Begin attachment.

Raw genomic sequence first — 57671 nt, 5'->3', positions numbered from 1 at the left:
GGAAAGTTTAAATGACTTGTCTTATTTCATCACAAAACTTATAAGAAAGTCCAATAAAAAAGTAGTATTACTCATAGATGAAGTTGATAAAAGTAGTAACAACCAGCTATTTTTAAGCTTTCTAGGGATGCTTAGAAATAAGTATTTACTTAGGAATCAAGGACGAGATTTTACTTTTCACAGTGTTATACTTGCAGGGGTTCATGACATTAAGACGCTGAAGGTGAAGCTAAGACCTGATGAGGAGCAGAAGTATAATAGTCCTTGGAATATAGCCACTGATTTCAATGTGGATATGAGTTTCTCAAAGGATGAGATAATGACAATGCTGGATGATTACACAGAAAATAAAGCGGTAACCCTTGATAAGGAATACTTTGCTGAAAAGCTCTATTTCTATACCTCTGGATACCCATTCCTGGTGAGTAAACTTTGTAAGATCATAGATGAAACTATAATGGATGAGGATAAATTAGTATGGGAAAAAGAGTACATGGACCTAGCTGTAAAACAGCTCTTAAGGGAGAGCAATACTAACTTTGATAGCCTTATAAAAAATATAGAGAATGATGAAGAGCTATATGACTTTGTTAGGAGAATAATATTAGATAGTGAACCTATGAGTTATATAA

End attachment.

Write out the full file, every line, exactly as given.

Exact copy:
Raw genomic sequence first — 57671 nt, 5'->3', positions numbered from 1 at the left:
GGAAAGTTTAAATGACTTGTCTTATTTCATCACAAAACTTATAAGAAAGTCCAATAAAAAAGTAGTATTACTCATAGATGAAGTTGATAAAAGTAGTAACAACCAGCTATTTTTAAGCTTTCTAGGGATGCTTAGAAATAAGTATTTACTTAGGAATCAAGGACGAGATTTTACTTTTCACAGTGTTATACTTGCAGGGGTTCATGACATTAAGACGCTGAAGGTGAAGCTAAGACCTGATGAGGAGCAGAAGTATAATAGTCCTTGGAATATAGCCACTGATTTCAATGTGGATATGAGTTTCTCAAAGGATGAGATAATGACAATGCTGGATGATTACACAGAAAATAAAGCGGTAACCCTTGATAAGGAATACTTTGCTGAAAAGCTCTATTTCTATACCTCTGGATACCCATTCCTGGTGAGTAAACTTTGTAAGATCATAGATGAAACTATAATGGATGAGGATAAATTAGTATGGGAAAAAGAGTACATGGACCTAGCTGTAAAACAGCTCTTAAGGGAGAGCAATACTAACTTTGATAGCCTTATAAAAAATATAGAGAATGATGAAGAGCTATATGACTTTGTTAGGAGAATAATATTAGATAGTGAACCTATGAGTTATATAA